So you feel it’s time to update your website, and you’ve decided to go all out: building a website suited to mobile devices, parallax, functional, has cool and hip features, etc.
In this post, we will try to give you some information about using a template, so you know what to expect and whether it’s right for you.
So what is a template?
A template is a “ready made” website onto which your design content is uploaded.
Numerous companies sell templates complete with a content management program.
It may sound simple but it isn’t.
For example, how do you implement your company’s concept and brand onto a template?
In order to insert your brand’s colors, appearance and fonts, the graphic artists will have to work according to the template – with all its limitations.
The same goes for your content and specific requirements.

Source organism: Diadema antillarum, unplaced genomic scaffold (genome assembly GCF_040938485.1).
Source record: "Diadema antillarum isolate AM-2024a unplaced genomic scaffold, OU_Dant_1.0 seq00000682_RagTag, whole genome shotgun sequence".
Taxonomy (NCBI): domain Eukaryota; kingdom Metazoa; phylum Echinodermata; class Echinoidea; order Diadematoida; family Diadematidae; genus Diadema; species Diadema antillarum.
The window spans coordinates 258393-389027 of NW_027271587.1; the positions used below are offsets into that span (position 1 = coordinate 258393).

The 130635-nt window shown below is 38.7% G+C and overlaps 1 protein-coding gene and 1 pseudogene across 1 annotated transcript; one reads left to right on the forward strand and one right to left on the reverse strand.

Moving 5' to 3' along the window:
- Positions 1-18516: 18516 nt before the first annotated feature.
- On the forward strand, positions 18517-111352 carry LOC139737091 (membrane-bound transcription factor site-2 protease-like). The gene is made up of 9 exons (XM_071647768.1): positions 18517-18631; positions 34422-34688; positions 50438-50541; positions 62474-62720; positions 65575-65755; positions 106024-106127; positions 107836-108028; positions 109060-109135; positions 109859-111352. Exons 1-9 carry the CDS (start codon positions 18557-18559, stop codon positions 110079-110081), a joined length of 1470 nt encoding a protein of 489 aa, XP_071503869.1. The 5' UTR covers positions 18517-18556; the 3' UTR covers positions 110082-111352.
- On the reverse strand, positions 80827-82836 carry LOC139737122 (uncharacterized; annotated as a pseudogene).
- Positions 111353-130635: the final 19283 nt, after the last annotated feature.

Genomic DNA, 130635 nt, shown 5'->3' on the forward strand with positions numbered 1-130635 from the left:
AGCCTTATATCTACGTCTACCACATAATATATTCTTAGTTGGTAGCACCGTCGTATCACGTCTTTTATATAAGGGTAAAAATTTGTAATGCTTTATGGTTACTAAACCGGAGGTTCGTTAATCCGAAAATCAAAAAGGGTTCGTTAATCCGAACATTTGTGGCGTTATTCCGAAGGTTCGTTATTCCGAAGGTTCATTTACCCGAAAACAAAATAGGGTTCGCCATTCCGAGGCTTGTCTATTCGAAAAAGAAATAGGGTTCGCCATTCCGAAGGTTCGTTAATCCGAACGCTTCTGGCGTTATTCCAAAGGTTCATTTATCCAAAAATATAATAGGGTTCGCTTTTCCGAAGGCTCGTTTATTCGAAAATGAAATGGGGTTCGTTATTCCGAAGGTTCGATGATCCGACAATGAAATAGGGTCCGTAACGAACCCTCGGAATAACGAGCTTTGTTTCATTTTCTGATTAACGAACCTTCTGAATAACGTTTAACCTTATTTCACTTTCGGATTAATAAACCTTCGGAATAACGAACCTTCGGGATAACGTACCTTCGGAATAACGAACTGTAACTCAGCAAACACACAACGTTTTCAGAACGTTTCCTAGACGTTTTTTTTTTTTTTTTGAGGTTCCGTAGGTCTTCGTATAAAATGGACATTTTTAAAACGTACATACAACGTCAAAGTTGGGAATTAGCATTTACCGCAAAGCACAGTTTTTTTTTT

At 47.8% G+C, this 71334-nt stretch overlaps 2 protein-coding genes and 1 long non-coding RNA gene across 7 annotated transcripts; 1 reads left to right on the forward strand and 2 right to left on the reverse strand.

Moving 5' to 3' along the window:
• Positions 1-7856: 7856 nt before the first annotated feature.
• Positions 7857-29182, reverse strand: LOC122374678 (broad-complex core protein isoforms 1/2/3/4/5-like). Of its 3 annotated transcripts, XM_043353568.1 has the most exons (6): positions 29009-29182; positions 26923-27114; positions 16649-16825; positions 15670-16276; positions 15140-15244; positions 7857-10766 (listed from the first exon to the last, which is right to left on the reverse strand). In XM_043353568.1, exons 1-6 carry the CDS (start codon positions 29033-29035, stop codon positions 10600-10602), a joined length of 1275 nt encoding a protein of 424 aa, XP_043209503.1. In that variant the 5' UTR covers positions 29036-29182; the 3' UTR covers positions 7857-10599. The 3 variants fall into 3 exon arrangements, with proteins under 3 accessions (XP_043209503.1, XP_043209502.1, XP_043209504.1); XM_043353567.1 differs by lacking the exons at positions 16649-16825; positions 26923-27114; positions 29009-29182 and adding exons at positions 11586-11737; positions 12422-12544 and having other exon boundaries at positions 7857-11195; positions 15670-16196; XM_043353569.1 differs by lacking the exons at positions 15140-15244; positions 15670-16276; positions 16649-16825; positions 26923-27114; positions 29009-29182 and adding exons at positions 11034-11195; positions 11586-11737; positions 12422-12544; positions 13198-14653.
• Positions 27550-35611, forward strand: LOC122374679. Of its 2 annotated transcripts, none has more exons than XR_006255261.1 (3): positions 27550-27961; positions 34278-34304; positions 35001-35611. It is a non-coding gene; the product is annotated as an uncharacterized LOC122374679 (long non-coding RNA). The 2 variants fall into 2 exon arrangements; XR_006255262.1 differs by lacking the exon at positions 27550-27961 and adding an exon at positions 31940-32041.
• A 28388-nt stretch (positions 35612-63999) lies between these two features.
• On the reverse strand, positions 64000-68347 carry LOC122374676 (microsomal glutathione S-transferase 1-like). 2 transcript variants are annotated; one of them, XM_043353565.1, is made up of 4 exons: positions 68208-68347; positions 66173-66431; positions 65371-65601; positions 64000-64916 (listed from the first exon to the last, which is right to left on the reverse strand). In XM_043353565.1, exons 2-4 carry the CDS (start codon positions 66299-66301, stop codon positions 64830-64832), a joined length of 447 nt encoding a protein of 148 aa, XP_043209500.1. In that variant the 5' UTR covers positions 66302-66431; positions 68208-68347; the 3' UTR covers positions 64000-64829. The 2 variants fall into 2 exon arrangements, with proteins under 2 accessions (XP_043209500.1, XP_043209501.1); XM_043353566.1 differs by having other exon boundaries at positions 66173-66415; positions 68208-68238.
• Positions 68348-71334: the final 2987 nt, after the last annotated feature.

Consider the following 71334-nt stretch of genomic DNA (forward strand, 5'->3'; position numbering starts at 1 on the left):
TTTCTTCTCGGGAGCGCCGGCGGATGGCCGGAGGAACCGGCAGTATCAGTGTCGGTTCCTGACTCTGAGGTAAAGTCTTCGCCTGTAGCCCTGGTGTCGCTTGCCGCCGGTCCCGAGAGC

What about the languages presented on your website? English? Hebrew and English? Hebrew, English, Russian and French? Is the template able to provide content in a number of languages – including Hebrew, which is written from right to left?
What happens if you don’t like the pictures and animation of the given template?
It is important to know that in order to adapt the template to your specific requirements, a development expert must be employed to eliminate the undesirable features, and replace them with desirable ones.
who can benefit from templates?
- Small businesses who don’t need a personalized website.
- Businesses with a very limited budget yet who want to be up-to-date and look good.
- A responsive, modern website that looks good.
- Suits a limited budget.
- Doesn’t take long to design and set up.
- The website is not specifically defined and designed for your company, which affects the user experience and the message you are trying to convey.
- There is no coherent connection or interaction between the content and the experience.
- Limited options for telling your story.
- You won’t stand out, as other websites will look just like yours.